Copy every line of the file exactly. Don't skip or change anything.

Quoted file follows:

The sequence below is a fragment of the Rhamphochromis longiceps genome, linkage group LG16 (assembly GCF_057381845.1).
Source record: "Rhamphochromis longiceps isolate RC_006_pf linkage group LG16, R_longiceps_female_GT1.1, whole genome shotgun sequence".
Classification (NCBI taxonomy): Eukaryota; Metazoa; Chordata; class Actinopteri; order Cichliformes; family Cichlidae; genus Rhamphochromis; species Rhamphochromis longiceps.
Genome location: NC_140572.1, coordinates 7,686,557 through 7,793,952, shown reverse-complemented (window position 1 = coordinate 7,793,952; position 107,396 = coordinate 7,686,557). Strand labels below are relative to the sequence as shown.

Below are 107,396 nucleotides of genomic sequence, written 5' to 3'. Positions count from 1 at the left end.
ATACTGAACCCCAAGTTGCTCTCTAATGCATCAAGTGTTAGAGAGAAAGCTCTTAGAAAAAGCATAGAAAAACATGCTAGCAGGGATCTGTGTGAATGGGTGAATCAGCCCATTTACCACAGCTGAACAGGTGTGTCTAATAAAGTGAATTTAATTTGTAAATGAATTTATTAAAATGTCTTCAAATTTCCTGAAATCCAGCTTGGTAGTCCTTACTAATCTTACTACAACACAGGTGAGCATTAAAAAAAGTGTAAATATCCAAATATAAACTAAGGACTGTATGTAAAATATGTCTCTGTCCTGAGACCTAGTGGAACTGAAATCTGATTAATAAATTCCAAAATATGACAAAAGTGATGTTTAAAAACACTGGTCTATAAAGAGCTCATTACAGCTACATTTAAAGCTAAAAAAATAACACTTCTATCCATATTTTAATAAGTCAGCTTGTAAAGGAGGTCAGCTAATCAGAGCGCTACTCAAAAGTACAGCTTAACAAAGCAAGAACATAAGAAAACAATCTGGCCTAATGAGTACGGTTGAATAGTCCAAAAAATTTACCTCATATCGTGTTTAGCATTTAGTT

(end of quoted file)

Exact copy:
The sequence below is a fragment of the Rhamphochromis longiceps genome, linkage group LG16 (assembly GCF_057381845.1).
Source record: "Rhamphochromis longiceps isolate RC_006_pf linkage group LG16, R_longiceps_female_GT1.1, whole genome shotgun sequence".
Classification (NCBI taxonomy): Eukaryota; Metazoa; Chordata; class Actinopteri; order Cichliformes; family Cichlidae; genus Rhamphochromis; species Rhamphochromis longiceps.
Genome location: NC_140572.1, coordinates 7,686,557 through 7,793,952, shown reverse-complemented (window position 1 = coordinate 7,793,952; position 107,396 = coordinate 7,686,557). Strand labels below are relative to the sequence as shown.

Below are 107,396 nucleotides of genomic sequence, written 5' to 3'. Positions count from 1 at the left end.
ATACTGAACCCCAAGTTGCTCTCTAATGCATCAAGTGTTAGAGAGAAAGCTCTTAGAAAAAGCATAGAAAAACATGCTAGCAGGGATCTGTGTGAATGGGTGAATCAGCCCATTTACCACAGCTGAACAGGTGTGTCTAATAAAGTGAATTTAATTTGTAAATGAATTTATTAAAATGTCTTCAAATTTCCTGAAATCCAGCTTGGTAGTCCTTACTAATCTTACTACAACACAGGTGAGCATTAAAAAAAGTGTAAATATCCAAATATAAACTAAGGACTGTATGTAAAATATGTCTCTGTCCTGAGACCTAGTGGAACTGAAATCTGATTAATAAATTCCAAAATATGACAAAAGTGATGTTTAAAAACACTGGTCTATAAAGAGCTCATTACAGCTACATTTAAAGCTAAAAAAATAACACTTCTATCCATATTTTAATAAGTCAGCTTGTAAAGGAGGTCAGCTAATCAGAGCGCTACTCAAAAGTACAGCTTAACAAAGCAAGAACATAAGAAAACAATCTGGCCTAATGAGTACGGTTGAATAGTCCAAAAAATTTACCTCATATCGTGTTTAGCATTTAGTT